In November 2011, Ben Venue Laboratories, a drug manufacturer in Bedford, Ohio, voluntarily halted its production line due to quality control and product safety issues. Ben Venue is the only U.S. manufacturer of Doxil (liposomal doxorubicin), a drug used to treat cancers including ovarian and multiple myeloma, and the supply rapidly dwindled. In February, the U.S. Food and Drug Administration (FDA) moved to allow the temporary importation of an equivalent drug, Lipodox, manufactured by Sun Pharma Global in India.


Photo by epantha / iStock / Thinkstock

Ben Venue also manufactured methotrexate, a drug for acute lymphoblastic leukemia (ALL), the most common childhood cancer. The plant’s closing worsened an existing methotrexate supply problem and triggered a crisis. The pharmaceutical company Hospira rushed a shipment of methotrexate to the U.S. from its Australian plant, and the FDA approved a generic form made by APP Pharmaceuticals, but these measures have not alleviated the problem: APP’s and Hospira’s methotrexate are now also in short supply.

Such shortages are a widespread problem. In 2005, the FDA’s Center for Drug Evaluation and Research (CDER) reported 61 drug shortages. By 2010, that number had nearly tripled to 178. Although shortages occur in all drug categories, oncology drugs make up the largest share, according to a 2011 study by the IMS Institute for Healthcare Informatics in Danbury, Conn. The shortages have affected patients getting standard treatment and those in clinical trials.

“Cancer drugs tend to be highly specific for one type of cancer,” says Bona E. Benjamin, the director of medication use quality improvement for the American Society of Health-System Pharmacists in Bethesda, Md. “You just can’t easily choose an alternative from other cancer drugs.”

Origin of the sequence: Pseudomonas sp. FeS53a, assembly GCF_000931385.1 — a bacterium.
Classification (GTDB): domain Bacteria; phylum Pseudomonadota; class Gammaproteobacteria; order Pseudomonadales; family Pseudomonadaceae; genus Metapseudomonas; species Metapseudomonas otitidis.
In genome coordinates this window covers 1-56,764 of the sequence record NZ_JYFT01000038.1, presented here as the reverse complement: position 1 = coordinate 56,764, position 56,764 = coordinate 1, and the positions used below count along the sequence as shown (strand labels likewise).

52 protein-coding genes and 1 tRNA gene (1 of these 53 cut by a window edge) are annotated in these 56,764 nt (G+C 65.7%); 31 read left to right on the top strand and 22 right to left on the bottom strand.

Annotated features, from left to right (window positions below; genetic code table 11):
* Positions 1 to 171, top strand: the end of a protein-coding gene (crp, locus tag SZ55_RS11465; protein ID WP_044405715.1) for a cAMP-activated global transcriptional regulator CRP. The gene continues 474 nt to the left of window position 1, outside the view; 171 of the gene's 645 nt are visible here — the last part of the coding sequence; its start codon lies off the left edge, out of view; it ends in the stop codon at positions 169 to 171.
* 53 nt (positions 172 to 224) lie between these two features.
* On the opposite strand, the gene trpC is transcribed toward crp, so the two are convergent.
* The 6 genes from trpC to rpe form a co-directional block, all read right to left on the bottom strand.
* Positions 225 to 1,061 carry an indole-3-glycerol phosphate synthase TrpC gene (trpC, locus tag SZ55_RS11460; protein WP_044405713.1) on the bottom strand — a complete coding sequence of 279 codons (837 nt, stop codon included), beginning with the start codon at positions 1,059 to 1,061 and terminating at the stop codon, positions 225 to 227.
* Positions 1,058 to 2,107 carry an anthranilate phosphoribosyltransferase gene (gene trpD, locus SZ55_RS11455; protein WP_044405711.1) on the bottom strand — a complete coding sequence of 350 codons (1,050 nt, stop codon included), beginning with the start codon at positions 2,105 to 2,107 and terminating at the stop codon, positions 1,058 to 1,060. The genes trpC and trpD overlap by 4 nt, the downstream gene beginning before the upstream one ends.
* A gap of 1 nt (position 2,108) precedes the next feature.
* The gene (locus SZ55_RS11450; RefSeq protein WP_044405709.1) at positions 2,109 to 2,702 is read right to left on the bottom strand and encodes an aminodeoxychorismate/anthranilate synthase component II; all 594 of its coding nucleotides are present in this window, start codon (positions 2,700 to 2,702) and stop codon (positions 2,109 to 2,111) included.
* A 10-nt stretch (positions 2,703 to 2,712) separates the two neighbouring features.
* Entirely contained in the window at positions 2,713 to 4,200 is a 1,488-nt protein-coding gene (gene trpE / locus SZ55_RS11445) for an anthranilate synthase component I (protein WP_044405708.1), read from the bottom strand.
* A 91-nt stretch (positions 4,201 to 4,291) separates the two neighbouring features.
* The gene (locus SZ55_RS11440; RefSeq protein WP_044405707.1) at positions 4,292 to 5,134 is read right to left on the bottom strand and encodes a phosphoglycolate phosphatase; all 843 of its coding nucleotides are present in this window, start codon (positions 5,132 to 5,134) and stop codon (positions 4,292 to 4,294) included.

Manufacturing problems and delays cause many of these shortages, but sometimes, a company decides to discontinue a drug in favor of newer, more profitable ones. “The FDA has no control over the company’s decision to stop manufacturing a drug,” says Yolanda Fultz-Morris, a spokesperson for the CDER. “However, under current laws, companies must inform the FDA six months in advance for discontinuations of sole-source, medically necessary drugs.”

In October 2011, President Barack Obama issued an executive order directing the FDA to broaden the reporting of potential shortages and take steps to prevent them. Also, bipartisan legislation has been introduced that would require manufacturers of all prescription drugs to notify the FDA about imminent supply shortages.

Such information would help health care providers plan ahead. Many times, a hospital pharmacy won’t know about a drug shortage until a purchase order comes back unfilled, according to Benjamin. “One day you plan to treat patients and you order accordingly, and the next day you find out you don’t have the drug,” she says.

The president’s order has already had an impact. The FDA recently reported that there were 42 newly scarce drugs in the first four months of 2012, compared with 90 in the first four months of 2011.

Patients facing a drug shortage should talk with their doctors about the ramifications of taking alternatives and ask when the preferred medication will become available. But the only long-term solution, some patient advocacy groups say, could be to fight for new laws to prevent such shortages from happening in the first place.